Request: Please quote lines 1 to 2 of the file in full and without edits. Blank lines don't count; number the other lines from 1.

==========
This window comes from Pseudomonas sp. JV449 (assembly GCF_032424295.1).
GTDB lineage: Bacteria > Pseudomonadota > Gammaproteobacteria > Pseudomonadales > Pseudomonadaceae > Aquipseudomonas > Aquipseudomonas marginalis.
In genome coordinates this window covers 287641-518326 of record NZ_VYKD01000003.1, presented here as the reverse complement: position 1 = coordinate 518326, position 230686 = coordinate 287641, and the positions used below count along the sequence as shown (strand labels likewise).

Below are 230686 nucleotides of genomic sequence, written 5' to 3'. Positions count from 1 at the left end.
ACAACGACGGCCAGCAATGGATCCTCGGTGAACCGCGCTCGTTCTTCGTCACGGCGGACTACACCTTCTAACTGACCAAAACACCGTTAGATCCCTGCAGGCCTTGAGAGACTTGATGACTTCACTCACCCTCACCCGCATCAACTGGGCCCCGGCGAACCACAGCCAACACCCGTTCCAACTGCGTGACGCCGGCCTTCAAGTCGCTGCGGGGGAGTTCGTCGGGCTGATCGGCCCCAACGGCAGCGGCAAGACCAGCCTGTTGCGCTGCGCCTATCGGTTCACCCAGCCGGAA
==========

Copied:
This window comes from Pseudomonas sp. JV449 (assembly GCF_032424295.1).
GTDB lineage: Bacteria > Pseudomonadota > Gammaproteobacteria > Pseudomonadales > Pseudomonadaceae > Aquipseudomonas > Aquipseudomonas marginalis.